A New Way to Produce Coal From Biomass

Good news from Germany!
Markus Antonietti from Max Planck Institute of Colloids and Interfaces has devised a chemical process that converts biomass like leaves, pine cones and other plant residue into wet coal (coal + water). Biomass goes into the autoclave, a kind of pressure cooker, water goes in, too, along with a citric acid catalyst. A chemical reaction takes place and coal is produced.

The single major by-product of the reaction is water, which can be filtered off. In contrast to other biomass techniques this reaction does not generate carbon dioxide. It also gives a higher energy product, which even smells acceptable.

We underestimated this when we started. We could calculate how much energy was stored in the sugar – in the leaf material. But the first time – as you see – we had a runaway reaction, which is obviously dangerous, so we need to carry it out under safe conditions.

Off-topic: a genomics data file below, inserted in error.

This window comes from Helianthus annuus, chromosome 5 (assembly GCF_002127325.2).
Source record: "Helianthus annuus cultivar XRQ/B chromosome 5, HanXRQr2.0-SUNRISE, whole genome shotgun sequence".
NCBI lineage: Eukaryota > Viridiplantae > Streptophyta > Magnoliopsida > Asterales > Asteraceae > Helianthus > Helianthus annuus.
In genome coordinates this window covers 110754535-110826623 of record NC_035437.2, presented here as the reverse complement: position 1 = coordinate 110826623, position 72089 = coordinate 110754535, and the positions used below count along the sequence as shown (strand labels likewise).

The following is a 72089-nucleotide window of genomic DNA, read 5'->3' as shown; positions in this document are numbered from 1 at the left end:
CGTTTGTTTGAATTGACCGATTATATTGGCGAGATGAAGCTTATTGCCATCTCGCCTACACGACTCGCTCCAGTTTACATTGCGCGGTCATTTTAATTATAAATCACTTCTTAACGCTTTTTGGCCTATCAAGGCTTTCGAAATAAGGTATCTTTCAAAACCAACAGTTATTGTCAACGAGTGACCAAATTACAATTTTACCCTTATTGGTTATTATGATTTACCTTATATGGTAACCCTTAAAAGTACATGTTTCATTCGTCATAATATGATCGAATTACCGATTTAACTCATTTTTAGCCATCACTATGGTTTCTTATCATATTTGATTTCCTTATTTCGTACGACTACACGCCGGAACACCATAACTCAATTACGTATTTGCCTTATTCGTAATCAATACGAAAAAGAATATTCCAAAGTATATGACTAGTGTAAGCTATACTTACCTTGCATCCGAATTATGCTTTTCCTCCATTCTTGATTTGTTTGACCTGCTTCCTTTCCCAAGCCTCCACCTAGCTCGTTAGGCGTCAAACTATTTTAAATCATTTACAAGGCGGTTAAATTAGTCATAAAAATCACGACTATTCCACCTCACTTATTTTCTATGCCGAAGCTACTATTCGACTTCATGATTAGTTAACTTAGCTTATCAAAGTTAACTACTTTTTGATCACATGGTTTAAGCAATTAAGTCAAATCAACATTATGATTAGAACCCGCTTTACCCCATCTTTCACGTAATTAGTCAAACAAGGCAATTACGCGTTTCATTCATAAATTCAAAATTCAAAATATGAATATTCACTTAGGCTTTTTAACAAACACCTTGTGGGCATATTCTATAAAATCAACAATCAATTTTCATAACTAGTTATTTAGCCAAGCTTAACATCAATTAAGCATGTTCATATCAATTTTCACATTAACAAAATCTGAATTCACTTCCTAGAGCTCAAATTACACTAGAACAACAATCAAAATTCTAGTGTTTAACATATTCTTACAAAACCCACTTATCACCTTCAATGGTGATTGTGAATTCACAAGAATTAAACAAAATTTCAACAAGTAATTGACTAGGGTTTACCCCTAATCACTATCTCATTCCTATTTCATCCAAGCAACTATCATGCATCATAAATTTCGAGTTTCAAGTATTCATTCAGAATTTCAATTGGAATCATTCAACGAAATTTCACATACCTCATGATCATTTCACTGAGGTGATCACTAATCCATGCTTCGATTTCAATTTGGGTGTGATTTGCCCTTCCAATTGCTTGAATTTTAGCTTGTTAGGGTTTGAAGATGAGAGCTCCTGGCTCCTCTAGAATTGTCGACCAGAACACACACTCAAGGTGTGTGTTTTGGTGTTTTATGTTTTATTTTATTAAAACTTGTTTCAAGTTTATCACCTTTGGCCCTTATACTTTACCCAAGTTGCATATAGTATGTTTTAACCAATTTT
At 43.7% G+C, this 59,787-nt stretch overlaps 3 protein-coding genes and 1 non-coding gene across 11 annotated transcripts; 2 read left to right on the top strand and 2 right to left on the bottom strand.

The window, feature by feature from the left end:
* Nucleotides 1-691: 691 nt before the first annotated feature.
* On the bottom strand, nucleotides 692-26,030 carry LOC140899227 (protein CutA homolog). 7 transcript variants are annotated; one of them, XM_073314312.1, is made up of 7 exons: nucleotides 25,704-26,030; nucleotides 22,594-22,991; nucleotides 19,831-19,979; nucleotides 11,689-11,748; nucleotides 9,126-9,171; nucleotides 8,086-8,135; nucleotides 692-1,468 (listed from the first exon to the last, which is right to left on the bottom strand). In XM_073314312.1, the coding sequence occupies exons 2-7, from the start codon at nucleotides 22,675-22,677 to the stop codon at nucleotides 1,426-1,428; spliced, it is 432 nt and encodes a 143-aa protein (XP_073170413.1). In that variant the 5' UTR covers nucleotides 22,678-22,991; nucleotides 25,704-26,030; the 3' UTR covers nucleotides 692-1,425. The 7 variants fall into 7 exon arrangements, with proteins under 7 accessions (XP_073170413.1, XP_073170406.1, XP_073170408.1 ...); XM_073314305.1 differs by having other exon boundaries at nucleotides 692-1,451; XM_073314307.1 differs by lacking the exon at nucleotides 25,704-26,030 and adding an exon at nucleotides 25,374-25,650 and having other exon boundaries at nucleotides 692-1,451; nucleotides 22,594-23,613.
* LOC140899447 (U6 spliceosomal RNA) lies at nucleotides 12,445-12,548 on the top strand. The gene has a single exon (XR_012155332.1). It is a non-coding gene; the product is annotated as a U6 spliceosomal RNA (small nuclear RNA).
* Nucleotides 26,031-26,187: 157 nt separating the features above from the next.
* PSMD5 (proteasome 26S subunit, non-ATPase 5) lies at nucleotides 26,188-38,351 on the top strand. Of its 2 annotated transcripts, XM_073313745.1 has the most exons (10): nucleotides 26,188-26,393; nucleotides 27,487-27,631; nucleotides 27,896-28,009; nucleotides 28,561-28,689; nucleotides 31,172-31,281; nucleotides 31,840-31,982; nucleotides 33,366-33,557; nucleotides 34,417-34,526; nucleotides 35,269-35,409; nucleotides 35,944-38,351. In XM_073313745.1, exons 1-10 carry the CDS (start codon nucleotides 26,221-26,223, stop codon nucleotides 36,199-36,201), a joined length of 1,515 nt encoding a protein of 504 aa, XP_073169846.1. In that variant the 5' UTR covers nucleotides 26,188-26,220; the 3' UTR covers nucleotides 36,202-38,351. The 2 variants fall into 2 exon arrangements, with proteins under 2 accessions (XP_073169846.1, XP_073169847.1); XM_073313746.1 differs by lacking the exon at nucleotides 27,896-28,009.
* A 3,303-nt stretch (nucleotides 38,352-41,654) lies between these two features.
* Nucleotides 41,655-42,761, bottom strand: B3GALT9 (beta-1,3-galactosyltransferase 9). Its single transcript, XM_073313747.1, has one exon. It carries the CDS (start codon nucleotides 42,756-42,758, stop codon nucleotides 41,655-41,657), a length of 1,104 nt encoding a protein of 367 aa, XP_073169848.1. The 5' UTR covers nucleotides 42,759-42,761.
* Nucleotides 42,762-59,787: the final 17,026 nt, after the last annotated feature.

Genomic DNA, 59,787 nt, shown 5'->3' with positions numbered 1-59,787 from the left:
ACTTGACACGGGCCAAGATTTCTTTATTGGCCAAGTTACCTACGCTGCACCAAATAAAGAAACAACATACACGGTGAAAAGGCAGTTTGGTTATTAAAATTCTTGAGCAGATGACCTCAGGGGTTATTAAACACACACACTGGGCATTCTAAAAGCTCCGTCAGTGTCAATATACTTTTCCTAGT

-Markus Antonietti

About Cam Proctor

Cameron works diligently in this academic and personal live to build capacity within communities and people towards the mutually inclusive goals of environmental sustainability and rewarding lifestyles. An avid supporter of education, Cameron believes in Thingsaregood.com as the “missing link” between alternative news and community involvement. Integrating his knowledge into writing, he pails in comparison to other writers in the humour dimension.

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